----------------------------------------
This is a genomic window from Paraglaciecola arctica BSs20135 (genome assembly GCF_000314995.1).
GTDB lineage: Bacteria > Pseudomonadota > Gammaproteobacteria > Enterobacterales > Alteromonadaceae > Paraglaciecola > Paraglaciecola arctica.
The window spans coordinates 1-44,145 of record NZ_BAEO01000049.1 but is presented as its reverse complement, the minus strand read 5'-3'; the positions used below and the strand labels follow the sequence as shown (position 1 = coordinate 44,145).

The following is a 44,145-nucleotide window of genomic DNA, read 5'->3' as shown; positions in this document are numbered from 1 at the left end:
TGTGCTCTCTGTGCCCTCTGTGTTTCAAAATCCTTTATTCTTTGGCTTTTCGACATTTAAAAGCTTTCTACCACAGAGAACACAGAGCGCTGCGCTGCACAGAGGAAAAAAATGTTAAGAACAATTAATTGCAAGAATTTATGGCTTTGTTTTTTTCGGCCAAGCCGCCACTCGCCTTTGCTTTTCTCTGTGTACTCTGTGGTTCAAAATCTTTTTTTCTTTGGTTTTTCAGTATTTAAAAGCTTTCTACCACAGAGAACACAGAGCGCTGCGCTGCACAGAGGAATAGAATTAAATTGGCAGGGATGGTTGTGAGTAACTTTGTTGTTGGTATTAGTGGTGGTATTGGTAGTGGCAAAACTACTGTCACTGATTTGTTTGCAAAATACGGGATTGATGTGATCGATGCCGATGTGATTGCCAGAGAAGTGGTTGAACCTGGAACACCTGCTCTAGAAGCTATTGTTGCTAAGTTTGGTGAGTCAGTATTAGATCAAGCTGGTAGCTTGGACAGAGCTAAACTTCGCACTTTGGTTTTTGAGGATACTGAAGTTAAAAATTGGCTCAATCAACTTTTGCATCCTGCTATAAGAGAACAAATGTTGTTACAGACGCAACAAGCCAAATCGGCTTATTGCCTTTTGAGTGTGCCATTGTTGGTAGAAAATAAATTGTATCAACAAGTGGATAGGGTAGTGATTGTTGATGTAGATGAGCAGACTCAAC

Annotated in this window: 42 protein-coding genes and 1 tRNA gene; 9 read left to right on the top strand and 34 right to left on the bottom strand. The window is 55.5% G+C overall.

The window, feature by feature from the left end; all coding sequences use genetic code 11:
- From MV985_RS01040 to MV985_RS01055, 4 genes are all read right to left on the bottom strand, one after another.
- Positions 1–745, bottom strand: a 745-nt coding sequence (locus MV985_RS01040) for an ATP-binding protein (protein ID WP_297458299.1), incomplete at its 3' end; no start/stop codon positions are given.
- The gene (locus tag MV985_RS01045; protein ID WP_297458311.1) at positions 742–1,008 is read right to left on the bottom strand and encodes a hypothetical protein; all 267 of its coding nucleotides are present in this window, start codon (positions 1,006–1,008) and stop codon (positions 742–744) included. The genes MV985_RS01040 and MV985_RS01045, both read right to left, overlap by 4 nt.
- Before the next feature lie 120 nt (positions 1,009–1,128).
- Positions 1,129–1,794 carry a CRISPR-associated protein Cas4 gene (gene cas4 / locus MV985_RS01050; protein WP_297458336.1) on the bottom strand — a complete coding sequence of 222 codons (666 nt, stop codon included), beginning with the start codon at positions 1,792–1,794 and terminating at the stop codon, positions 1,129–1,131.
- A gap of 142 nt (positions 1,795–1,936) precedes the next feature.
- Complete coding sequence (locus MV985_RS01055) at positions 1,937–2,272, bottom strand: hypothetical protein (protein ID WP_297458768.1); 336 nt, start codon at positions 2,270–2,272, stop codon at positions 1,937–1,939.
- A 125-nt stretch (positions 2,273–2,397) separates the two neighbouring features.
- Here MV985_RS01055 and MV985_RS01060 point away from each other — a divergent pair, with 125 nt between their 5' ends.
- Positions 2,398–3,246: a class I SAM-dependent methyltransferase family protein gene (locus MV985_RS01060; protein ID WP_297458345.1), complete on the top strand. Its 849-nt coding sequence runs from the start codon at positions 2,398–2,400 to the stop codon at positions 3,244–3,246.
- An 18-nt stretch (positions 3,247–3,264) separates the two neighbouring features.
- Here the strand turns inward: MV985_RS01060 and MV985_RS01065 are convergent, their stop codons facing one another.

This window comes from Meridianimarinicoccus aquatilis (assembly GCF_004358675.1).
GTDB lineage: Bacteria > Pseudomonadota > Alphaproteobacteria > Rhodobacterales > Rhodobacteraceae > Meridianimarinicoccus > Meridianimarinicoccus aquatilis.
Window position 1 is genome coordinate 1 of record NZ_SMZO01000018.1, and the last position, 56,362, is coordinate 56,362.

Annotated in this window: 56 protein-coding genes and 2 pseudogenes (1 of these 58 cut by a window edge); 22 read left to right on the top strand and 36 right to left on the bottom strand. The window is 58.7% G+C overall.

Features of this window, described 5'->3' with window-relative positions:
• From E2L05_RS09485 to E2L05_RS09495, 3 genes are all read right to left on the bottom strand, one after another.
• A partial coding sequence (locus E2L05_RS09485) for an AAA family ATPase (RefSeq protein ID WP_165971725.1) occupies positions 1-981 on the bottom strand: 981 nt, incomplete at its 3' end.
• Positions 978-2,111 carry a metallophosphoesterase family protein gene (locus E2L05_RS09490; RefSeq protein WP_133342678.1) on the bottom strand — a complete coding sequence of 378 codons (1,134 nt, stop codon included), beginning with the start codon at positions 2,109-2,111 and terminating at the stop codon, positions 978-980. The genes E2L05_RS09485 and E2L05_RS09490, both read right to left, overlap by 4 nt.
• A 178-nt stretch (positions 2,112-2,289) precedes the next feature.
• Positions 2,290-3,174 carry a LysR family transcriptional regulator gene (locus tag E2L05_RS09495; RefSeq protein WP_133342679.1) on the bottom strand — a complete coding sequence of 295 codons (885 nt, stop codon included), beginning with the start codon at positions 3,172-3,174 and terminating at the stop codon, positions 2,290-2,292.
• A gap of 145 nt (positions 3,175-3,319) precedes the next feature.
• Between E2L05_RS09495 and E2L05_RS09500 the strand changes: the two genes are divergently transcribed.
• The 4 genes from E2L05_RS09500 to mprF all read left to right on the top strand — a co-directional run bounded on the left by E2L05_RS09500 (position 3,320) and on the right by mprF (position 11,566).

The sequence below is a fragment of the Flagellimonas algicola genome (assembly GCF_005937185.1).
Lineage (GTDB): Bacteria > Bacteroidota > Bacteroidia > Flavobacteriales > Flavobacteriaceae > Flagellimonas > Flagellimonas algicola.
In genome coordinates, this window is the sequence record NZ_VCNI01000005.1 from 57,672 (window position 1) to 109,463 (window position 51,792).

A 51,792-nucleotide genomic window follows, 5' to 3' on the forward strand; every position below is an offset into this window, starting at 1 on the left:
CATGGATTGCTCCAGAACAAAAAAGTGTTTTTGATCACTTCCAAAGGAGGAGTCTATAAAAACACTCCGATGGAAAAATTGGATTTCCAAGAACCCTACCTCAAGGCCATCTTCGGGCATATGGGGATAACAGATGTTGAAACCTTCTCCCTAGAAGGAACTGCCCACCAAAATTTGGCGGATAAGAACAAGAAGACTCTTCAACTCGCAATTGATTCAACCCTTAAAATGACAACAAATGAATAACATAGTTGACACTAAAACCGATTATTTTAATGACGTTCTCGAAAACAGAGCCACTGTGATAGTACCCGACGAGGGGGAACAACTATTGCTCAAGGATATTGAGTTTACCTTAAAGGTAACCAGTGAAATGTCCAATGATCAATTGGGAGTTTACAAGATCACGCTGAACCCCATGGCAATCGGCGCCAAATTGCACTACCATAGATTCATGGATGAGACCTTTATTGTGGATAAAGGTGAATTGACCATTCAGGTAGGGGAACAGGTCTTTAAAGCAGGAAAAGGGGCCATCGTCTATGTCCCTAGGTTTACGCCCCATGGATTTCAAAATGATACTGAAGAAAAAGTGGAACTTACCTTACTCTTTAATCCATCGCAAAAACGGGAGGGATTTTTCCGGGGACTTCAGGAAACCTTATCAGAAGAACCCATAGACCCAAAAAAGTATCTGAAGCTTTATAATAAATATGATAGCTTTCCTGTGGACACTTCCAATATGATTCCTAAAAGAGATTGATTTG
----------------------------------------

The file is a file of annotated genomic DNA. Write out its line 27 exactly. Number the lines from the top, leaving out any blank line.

• Positions 978-2,111 carry a metallophosphoesterase family protein gene (locus E2L05_RS09490; RefSeq protein WP_133342678.1) on the bottom strand — a complete coding sequence of 378 codons (1,134 nt, stop codon included), beginning with the start codon at positions 2,109-2,111 and terminating at the stop codon, positions 978-980. The genes E2L05_RS09485 and E2L05_RS09490, both read right to left, overlap by 4 nt.